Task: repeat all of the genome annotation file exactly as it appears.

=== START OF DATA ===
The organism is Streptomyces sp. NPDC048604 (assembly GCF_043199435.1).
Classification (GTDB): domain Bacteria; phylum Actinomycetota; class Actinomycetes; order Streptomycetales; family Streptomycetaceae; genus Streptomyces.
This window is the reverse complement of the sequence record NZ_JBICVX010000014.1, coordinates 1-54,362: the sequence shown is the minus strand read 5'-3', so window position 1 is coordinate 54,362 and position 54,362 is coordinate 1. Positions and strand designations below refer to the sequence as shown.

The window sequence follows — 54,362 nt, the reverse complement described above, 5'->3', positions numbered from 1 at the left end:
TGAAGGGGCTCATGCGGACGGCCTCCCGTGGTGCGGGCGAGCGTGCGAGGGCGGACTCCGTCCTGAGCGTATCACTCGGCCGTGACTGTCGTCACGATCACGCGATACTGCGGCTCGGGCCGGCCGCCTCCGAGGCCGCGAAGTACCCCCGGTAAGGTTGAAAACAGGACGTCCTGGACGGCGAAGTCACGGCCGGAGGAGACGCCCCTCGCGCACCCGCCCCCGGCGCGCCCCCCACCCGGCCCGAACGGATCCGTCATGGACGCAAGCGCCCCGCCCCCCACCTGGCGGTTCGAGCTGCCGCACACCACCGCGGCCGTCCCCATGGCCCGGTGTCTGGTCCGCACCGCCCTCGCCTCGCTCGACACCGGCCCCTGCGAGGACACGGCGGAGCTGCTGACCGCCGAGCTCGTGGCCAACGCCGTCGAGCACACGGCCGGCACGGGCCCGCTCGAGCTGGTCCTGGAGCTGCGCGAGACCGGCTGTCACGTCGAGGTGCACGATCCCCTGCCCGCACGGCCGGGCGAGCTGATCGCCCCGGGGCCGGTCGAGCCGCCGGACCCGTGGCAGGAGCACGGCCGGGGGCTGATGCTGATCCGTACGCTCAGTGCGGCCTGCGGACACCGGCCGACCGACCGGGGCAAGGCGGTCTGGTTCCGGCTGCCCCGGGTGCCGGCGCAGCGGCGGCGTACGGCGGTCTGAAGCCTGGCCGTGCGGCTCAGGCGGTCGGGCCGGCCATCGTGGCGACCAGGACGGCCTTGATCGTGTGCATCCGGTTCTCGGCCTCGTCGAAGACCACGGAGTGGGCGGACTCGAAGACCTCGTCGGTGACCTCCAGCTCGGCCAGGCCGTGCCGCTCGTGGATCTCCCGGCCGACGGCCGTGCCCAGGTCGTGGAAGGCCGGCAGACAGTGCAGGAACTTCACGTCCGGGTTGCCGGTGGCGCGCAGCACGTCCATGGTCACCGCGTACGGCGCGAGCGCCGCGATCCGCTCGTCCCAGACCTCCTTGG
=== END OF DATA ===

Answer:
The organism is Streptomyces sp. NPDC048604 (assembly GCF_043199435.1).
Classification (GTDB): domain Bacteria; phylum Actinomycetota; class Actinomycetes; order Streptomycetales; family Streptomycetaceae; genus Streptomyces.
This window is the reverse complement of the sequence record NZ_JBICVX010000014.1, coordinates 1-54,362: the sequence shown is the minus strand read 5'-3', so window position 1 is coordinate 54,362 and position 54,362 is coordinate 1. Positions and strand designations below refer to the sequence as shown.

The window sequence follows — 54,362 nt, the reverse complement described above, 5'->3', positions numbered from 1 at the left end:
TGAAGGGGCTCATGCGGACGGCCTCCCGTGGTGCGGGCGAGCGTGCGAGGGCGGACTCCGTCCTGAGCGTATCACTCGGCCGTGACTGTCGTCACGATCACGCGATACTGCGGCTCGGGCCGGCCGCCTCCGAGGCCGCGAAGTACCCCCGGTAAGGTTGAAAACAGGACGTCCTGGACGGCGAAGTCACGGCCGGAGGAGACGCCCCTCGCGCACCCGCCCCCGGCGCGCCCCCCACCCGGCCCGAACGGATCCGTCATGGACGCAAGCGCCCCGCCCCCCACCTGGCGGTTCGAGCTGCCGCACACCACCGCGGCCGTCCCCATGGCCCGGTGTCTGGTCCGCACCGCCCTCGCCTCGCTCGACACCGGCCCCTGCGAGGACACGGCGGAGCTGCTGACCGCCGAGCTCGTGGCCAACGCCGTCGAGCACACGGCCGGCACGGGCCCGCTCGAGCTGGTCCTGGAGCTGCGCGAGACCGGCTGTCACGTCGAGGTGCACGATCCCCTGCCCGCACGGCCGGGCGAGCTGATCGCCCCGGGGCCGGTCGAGCCGCCGGACCCGTGGCAGGAGCACGGCCGGGGGCTGATGCTGATCCGTACGCTCAGTGCGGCCTGCGGACACCGGCCGACCGACCGGGGCAAGGCGGTCTGGTTCCGGCTGCCCCGGGTGCCGGCGCAGCGGCGGCGTACGGCGGTCTGAAGCCTGGCCGTGCGGCTCAGGCGGTCGGGCCGGCCATCGTGGCGACCAGGACGGCCTTGATCGTGTGCATCCGGTTCTCGGCCTCGTCGAAGACCACGGAGTGGGCGGACTCGAAGACCTCGTCGGTGACCTCCAGCTCGGCCAGGCCGTGCCGCTCGTGGATCTCCCGGCCGACGGCCGTGCCCAGGTCGTGGAAGGCCGGCAGACAGTGCAGGAACTTCACGTCCGGGTTGCCGGTGGCGCGCAGCACGTCCATGGTCACCGCGTACGGCGCGAGCGCCGCGATCCGCTCGTCCCAGACCTCCTTGG